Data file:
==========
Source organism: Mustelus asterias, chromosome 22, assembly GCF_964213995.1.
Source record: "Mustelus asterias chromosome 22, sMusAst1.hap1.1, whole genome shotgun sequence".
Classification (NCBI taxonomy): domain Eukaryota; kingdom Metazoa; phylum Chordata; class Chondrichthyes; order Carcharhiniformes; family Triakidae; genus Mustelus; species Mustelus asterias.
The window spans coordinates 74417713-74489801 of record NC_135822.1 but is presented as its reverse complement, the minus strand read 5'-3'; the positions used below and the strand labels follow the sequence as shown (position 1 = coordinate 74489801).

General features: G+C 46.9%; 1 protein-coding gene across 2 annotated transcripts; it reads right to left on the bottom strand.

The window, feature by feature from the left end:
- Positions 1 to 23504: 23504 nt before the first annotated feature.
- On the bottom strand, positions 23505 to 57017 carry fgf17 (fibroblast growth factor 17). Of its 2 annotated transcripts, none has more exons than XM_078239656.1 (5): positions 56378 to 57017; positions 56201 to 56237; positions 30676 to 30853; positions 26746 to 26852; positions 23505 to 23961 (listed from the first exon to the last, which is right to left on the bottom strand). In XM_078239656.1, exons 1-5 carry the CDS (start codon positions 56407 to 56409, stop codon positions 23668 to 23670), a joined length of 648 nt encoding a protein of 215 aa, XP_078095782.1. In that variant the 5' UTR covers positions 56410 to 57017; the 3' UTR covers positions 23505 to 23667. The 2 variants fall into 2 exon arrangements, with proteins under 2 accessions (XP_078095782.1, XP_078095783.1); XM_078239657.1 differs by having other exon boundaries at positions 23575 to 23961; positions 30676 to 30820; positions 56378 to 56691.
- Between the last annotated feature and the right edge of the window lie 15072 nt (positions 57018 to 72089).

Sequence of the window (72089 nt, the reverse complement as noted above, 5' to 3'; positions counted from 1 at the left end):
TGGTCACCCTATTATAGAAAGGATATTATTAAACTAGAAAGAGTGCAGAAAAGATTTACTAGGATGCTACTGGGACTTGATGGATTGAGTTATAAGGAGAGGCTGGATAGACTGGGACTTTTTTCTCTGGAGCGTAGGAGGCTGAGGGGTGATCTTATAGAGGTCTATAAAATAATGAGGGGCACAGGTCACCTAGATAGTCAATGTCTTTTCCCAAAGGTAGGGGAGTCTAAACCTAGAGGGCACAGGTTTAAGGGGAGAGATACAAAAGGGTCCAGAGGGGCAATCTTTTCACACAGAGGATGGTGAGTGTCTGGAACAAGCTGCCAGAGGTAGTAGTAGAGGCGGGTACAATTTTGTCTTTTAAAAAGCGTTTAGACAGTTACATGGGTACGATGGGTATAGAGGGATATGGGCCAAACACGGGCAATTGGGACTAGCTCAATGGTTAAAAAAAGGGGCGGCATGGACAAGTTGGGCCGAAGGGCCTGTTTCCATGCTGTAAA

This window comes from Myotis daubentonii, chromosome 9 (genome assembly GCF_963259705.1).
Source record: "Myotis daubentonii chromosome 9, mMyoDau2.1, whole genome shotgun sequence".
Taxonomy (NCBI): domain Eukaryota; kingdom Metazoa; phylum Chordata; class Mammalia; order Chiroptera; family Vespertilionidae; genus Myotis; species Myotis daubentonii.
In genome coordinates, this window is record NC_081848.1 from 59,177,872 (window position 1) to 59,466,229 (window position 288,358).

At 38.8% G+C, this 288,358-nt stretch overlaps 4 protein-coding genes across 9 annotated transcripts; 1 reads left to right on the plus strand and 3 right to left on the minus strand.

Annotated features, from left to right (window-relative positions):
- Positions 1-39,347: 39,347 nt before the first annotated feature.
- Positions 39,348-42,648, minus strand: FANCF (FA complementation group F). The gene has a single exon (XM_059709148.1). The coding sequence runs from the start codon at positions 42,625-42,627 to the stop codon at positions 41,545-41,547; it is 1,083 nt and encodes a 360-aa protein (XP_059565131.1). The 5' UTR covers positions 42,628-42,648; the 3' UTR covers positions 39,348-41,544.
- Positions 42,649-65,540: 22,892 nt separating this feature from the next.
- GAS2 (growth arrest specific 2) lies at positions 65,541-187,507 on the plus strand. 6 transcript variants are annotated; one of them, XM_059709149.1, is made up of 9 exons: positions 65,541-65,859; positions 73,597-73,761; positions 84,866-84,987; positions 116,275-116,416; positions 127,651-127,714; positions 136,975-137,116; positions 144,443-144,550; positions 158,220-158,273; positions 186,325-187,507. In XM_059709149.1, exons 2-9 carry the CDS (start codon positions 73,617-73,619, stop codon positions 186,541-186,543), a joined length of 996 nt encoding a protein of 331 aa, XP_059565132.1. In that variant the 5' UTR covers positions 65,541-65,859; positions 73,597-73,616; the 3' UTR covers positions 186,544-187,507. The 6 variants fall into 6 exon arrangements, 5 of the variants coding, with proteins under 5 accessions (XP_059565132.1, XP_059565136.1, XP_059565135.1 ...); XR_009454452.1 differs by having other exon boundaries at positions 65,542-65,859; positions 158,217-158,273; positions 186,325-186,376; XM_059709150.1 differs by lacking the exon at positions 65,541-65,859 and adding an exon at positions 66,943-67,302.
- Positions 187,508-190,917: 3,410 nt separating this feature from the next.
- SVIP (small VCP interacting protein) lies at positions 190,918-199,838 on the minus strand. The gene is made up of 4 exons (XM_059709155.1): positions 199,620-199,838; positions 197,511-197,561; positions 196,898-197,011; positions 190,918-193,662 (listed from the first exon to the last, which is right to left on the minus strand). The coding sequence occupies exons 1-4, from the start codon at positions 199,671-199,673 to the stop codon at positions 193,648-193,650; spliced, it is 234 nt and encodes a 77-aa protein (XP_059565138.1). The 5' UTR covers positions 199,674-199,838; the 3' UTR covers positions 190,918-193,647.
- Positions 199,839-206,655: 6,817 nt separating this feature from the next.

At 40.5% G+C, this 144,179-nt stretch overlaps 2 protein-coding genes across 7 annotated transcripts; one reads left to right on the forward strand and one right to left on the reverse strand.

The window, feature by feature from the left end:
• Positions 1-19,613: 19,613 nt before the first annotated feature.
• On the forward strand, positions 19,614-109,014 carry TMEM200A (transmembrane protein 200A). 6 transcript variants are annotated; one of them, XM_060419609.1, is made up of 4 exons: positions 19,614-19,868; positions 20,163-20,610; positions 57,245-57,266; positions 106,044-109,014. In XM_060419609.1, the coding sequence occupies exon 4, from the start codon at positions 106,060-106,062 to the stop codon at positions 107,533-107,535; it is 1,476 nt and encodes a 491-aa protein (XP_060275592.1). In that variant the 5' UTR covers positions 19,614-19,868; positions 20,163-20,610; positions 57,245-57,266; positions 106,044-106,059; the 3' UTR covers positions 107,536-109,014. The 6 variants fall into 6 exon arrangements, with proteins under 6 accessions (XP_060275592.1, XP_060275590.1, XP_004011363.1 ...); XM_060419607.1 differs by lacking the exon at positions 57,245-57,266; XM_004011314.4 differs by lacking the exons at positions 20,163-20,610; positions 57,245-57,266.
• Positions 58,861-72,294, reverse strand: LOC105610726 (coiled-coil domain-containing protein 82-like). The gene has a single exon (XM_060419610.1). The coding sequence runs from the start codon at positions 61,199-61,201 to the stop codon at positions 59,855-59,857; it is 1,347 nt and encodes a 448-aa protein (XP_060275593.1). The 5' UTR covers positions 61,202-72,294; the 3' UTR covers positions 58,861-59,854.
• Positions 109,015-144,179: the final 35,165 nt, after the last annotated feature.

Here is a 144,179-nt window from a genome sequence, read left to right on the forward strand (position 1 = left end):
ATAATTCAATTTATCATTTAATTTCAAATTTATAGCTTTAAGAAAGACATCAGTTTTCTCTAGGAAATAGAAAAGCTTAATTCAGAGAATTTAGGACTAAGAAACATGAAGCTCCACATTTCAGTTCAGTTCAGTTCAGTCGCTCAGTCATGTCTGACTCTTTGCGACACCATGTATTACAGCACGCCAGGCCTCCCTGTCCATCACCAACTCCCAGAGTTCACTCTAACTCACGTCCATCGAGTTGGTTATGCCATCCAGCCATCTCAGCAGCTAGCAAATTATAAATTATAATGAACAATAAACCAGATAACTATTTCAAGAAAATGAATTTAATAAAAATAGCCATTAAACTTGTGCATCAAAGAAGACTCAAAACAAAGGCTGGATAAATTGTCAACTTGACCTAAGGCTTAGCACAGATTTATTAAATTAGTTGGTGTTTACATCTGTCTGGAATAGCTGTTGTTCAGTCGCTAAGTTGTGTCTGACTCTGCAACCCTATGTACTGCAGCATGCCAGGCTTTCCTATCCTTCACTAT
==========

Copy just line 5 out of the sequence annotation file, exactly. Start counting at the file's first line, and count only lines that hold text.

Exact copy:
General features: G+C 46.9%; 1 protein-coding gene across 2 annotated transcripts; it reads right to left on the bottom strand.